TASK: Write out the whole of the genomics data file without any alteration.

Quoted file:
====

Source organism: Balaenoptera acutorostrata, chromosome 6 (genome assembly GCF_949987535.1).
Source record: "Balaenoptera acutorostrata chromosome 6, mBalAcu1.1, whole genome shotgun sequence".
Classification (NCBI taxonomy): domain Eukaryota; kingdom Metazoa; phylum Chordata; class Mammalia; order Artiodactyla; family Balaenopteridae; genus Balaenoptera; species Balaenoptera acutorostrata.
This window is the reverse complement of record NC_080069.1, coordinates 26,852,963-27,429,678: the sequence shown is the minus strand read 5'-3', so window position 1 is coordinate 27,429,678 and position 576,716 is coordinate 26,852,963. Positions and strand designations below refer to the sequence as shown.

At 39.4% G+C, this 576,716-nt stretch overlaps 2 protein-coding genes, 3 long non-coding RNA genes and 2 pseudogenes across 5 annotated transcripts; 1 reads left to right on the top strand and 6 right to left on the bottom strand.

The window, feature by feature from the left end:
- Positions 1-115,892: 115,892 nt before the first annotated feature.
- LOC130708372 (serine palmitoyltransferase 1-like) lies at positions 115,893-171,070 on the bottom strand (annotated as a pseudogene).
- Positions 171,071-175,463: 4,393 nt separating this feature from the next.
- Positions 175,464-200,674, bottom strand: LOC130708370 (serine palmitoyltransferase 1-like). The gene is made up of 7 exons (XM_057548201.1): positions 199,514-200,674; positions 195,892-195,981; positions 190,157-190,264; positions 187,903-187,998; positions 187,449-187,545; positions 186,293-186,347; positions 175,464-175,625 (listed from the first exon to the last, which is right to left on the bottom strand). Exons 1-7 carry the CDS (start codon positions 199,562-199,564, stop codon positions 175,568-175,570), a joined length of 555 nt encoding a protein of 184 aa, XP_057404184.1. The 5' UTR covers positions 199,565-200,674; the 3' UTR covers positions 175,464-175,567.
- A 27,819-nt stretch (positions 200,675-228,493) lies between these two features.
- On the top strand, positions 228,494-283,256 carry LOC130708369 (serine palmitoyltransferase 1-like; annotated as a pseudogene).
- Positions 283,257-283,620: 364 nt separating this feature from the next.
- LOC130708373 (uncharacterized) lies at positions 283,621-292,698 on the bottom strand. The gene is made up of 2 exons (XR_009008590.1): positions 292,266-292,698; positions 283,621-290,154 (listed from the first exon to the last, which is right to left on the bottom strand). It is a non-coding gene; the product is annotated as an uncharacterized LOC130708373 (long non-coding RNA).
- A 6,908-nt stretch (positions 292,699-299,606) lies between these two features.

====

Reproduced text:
Source organism: Balaenoptera acutorostrata, chromosome 6 (genome assembly GCF_949987535.1).
Source record: "Balaenoptera acutorostrata chromosome 6, mBalAcu1.1, whole genome shotgun sequence".
Classification (NCBI taxonomy): domain Eukaryota; kingdom Metazoa; phylum Chordata; class Mammalia; order Artiodactyla; family Balaenopteridae; genus Balaenoptera; species Balaenoptera acutorostrata.
This window is the reverse complement of record NC_080069.1, coordinates 26,852,963-27,429,678: the sequence shown is the minus strand read 5'-3', so window position 1 is coordinate 27,429,678 and position 576,716 is coordinate 26,852,963. Positions and strand designations below refer to the sequence as shown.

At 39.4% G+C, this 576,716-nt stretch overlaps 2 protein-coding genes, 3 long non-coding RNA genes and 2 pseudogenes across 5 annotated transcripts; 1 reads left to right on the top strand and 6 right to left on the bottom strand.

The window, feature by feature from the left end:
- Positions 1-115,892: 115,892 nt before the first annotated feature.
- LOC130708372 (serine palmitoyltransferase 1-like) lies at positions 115,893-171,070 on the bottom strand (annotated as a pseudogene).
- Positions 171,071-175,463: 4,393 nt separating this feature from the next.
- Positions 175,464-200,674, bottom strand: LOC130708370 (serine palmitoyltransferase 1-like). The gene is made up of 7 exons (XM_057548201.1): positions 199,514-200,674; positions 195,892-195,981; positions 190,157-190,264; positions 187,903-187,998; positions 187,449-187,545; positions 186,293-186,347; positions 175,464-175,625 (listed from the first exon to the last, which is right to left on the bottom strand). Exons 1-7 carry the CDS (start codon positions 199,562-199,564, stop codon positions 175,568-175,570), a joined length of 555 nt encoding a protein of 184 aa, XP_057404184.1. The 5' UTR covers positions 199,565-200,674; the 3' UTR covers positions 175,464-175,567.
- A 27,819-nt stretch (positions 200,675-228,493) lies between these two features.
- On the top strand, positions 228,494-283,256 carry LOC130708369 (serine palmitoyltransferase 1-like; annotated as a pseudogene).
- Positions 283,257-283,620: 364 nt separating this feature from the next.
- LOC130708373 (uncharacterized) lies at positions 283,621-292,698 on the bottom strand. The gene is made up of 2 exons (XR_009008590.1): positions 292,266-292,698; positions 283,621-290,154 (listed from the first exon to the last, which is right to left on the bottom strand). It is a non-coding gene; the product is annotated as an uncharacterized LOC130708373 (long non-coding RNA).
- A 6,908-nt stretch (positions 292,699-299,606) lies between these two features.